To make your map, measure your area and draw it out, showing where the beds are.  If you are making a garden for the first time, you need to decide where those beds will be.  I prefer to run my beds from east to west.  Four feet is a good width for most people.  People with a shorter reach may prefer a 3’ wide bed, but I wouldn’t go any narrower than that, unless you are planting against a wall or fence, then the bed might be only 2’ wide.  The wider the beds are, the more efficient use of space, but there is a limit.  You need to be able to reach all parts of the bed without stepping in it.  I would caution against anything wider than 5’.   Label each bed with a number or letter or, in some cases, both.  My large garden has four sections (A,B,C,&D), with each section having 9 beds.  So I have A1-A9, B1-B9, etc.  Maybe you want to give each bed a name.  It’s your garden.  Labeling helps to identify each bed in your planning.  To get the measuring done, a 100′ tape measure is a great help and is fairly inexpensive.

one hundred ft. tape measure-BLOG

100 ft. tape measure

There is more to a garden map than the outline of the beds.  It helps your planning if all the beds contain the same area.  Many of your crops will occupy a whole bed—tomatoes, corn, and potatoes come to mind.  Some will need less space, such as lettuce and zucchini.  Those can be grouped together in a bed.  You will need to plan rotations and put those rotation arrows on the map.  It is not good to keep planting the same thing in the same place year after year.   That goes for things in the same crop families.  You can plan so that the crop, or group of crops, that are planted in each bed rotates to the next bed the next year.  There is a lot to explore in the area of rotations.  Eliot Coleman has a chapter in New Organic Grower about rotations.  Also, The New Self-Sufficient Gardener by John Seymour is a good resource on the subject.    My pet peeve with computerized garden maps that are often available is that they only show you the plan for one year, with no rotations.  It may be that part of your garden is shady and you have specific crops that go there.  In that case you would have two rotation plans—one for the shady area and one for the sunny part.  Maybe you have both large and small area beds.  If the large areas are twice the size of the small areas you might do as Brent did in my garden plan video and count each large bed as two beds.    Or, you might have a rotation schedule for the large beds and one for the small beds.  If you have only one garden bed, consider rotating the spaces within the bed.

Once you have the map drawn, complete with the rotation arrows, have some copies made to play with.  Write in the names of the main season crops you will have there and the beginning and end dates those crops will be in the beds.  Your garden is out there every day all year soaking up the sun.  Fill in the beds for the rest of the year with additional crops, cover crops, companions, etc.  If you don’t plant something there, Mother Nature will.  Once you think you have everything like you want it, take a good look.  If you have overwintered cover crops or eating crops such as greens or carrots in a bed, the group of crops rotating to that bed the next year needs to begin with what’s already going to be there.  If you plant garlic in bed B3 in the fall and the next year the crops from the current year B2 will be planted there, that selection of crops from B2 needs to begin with garlic.  Most often it is a cover crop that will be overwintering.  If a bed is the first to be planted in the spring with onions, lettuce, and sugarsnap peas, the cover crop planted there in the fall needs to be one that will winterkill.  Or, you could prepare the bed in the fall and cover it with leaves.  Pull them back two weeks before planting time to allow the soil to warm up.  You can click on the pictures in my posts and they will each open larger in a new window.  If you take a closer look at my colorful garden map you will see a couple places where the rotations don’t match for the next year.  That’s because it shows what’s there right now as the first crop, but I’ve made some changes for next year, so the last crop in the bed will be with the new plan.  For more information on planning cover crops for sustainability, refer to my blog posts Planning for Soil Fertility and Compost Materials on August 9, 2011 and Choosing Which Cover Crops to Plant Where on August 23, 2011.  For cautions on bringing in outside sources of mulch and compost read Killer Compost from July 26, 2011.  My video Cover Crops and Compost Crops IN Your Garden takes you through the year from March to November, showing you the different cover crops and how to manage them using only hand tools.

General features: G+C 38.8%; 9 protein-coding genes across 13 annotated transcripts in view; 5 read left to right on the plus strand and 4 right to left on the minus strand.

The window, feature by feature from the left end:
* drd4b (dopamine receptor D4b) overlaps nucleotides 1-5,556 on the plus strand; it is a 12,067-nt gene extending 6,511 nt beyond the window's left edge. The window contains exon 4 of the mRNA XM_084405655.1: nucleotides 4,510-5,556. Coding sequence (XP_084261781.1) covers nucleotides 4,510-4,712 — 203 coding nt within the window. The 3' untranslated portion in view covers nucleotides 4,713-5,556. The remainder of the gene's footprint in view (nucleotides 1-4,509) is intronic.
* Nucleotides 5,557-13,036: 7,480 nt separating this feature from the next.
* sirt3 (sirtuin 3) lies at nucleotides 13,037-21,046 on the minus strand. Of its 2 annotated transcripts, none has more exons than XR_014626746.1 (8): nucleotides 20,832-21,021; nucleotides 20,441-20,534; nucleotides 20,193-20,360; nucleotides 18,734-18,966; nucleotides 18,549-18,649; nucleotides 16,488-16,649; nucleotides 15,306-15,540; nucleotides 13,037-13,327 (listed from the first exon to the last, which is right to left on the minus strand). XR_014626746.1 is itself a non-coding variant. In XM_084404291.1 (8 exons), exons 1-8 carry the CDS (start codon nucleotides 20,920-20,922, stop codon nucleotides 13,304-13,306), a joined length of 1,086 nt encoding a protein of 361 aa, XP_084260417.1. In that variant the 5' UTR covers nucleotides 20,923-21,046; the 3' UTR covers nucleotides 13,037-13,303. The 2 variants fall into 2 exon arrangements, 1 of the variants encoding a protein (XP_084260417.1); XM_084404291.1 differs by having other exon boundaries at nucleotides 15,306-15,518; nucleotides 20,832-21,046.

4-bed rotation map-BLOG

4-bed rotation map

It is good to have a “to-scale” map, but in some cases your working map might look a little different, with the beds large enough to write in all the necessary information. Just as long as you know how much area you are working with and that what you are planning for that area will fit.  In my video, Develop a Sustainable Vegetable Garden Plan, I work through the rotations in this 4-bed plan.  I’ve had people tell me they really didn’t understand rotations until they saw me explain it in the video.  That video comes with a companion CD that includes this 4-bed map, plus worksheets to help you plan when your crops need to be planted, how long the harvest will be, and when the bed will be ready for the next crop.    In addition, the CD has a 7-bed rotation map that corresponds with Betsy’s Garden at Sunfield Farm, the garden you see in the video.  That map is included as a real-life example of a working rotation.